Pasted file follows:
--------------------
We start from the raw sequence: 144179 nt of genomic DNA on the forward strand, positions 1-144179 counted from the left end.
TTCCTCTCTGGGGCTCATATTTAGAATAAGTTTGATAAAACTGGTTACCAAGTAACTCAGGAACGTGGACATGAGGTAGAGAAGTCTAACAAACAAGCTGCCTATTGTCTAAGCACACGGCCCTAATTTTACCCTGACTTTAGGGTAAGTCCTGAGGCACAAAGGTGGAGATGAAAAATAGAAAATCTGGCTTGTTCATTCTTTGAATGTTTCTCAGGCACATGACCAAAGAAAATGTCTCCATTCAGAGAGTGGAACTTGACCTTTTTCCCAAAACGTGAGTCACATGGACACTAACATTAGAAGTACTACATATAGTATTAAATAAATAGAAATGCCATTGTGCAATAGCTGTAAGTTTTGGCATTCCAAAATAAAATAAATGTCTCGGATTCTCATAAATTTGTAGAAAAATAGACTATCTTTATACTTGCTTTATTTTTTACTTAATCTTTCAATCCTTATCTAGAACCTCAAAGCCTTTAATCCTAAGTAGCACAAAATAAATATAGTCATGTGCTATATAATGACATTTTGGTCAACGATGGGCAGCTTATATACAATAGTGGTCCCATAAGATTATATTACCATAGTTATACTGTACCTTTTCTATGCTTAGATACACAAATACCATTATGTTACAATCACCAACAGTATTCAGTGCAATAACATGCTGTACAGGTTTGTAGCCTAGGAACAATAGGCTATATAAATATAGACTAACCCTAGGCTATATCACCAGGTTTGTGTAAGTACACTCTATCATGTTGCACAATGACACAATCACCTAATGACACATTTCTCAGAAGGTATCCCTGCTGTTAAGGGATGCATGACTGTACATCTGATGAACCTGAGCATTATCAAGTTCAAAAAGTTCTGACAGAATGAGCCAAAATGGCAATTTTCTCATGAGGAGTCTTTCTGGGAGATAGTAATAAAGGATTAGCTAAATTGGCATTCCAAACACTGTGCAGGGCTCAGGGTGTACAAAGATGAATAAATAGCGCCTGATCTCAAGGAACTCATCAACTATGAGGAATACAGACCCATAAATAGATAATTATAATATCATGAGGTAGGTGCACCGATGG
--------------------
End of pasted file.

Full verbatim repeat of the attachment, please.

We start from the raw sequence: 144179 nt of genomic DNA on the forward strand, positions 1-144179 counted from the left end.
TTCCTCTCTGGGGCTCATATTTAGAATAAGTTTGATAAAACTGGTTACCAAGTAACTCAGGAACGTGGACATGAGGTAGAGAAGTCTAACAAACAAGCTGCCTATTGTCTAAGCACACGGCCCTAATTTTACCCTGACTTTAGGGTAAGTCCTGAGGCACAAAGGTGGAGATGAAAAATAGAAAATCTGGCTTGTTCATTCTTTGAATGTTTCTCAGGCACATGACCAAAGAAAATGTCTCCATTCAGAGAGTGGAACTTGACCTTTTTCCCAAAACGTGAGTCACATGGACACTAACATTAGAAGTACTACATATAGTATTAAATAAATAGAAATGCCATTGTGCAATAGCTGTAAGTTTTGGCATTCCAAAATAAAATAAATGTCTCGGATTCTCATAAATTTGTAGAAAAATAGACTATCTTTATACTTGCTTTATTTTTTACTTAATCTTTCAATCCTTATCTAGAACCTCAAAGCCTTTAATCCTAAGTAGCACAAAATAAATATAGTCATGTGCTATATAATGACATTTTGGTCAACGATGGGCAGCTTATATACAATAGTGGTCCCATAAGATTATATTACCATAGTTATACTGTACCTTTTCTATGCTTAGATACACAAATACCATTATGTTACAATCACCAACAGTATTCAGTGCAATAACATGCTGTACAGGTTTGTAGCCTAGGAACAATAGGCTATATAAATATAGACTAACCCTAGGCTATATCACCAGGTTTGTGTAAGTACACTCTATCATGTTGCACAATGACACAATCACCTAATGACACATTTCTCAGAAGGTATCCCTGCTGTTAAGGGATGCATGACTGTACATCTGATGAACCTGAGCATTATCAAGTTCAAAAAGTTCTGACAGAATGAGCCAAAATGGCAATTTTCTCATGAGGAGTCTTTCTGGGAGATAGTAATAAAGGATTAGCTAAATTGGCATTCCAAACACTGTGCAGGGCTCAGGGTGTACAAAGATGAATAAATAGCGCCTGATCTCAAGGAACTCATCAACTATGAGGAATACAGACCCATAAATAGATAATTATAATATCATGAGGTAGGTGCACCGATGG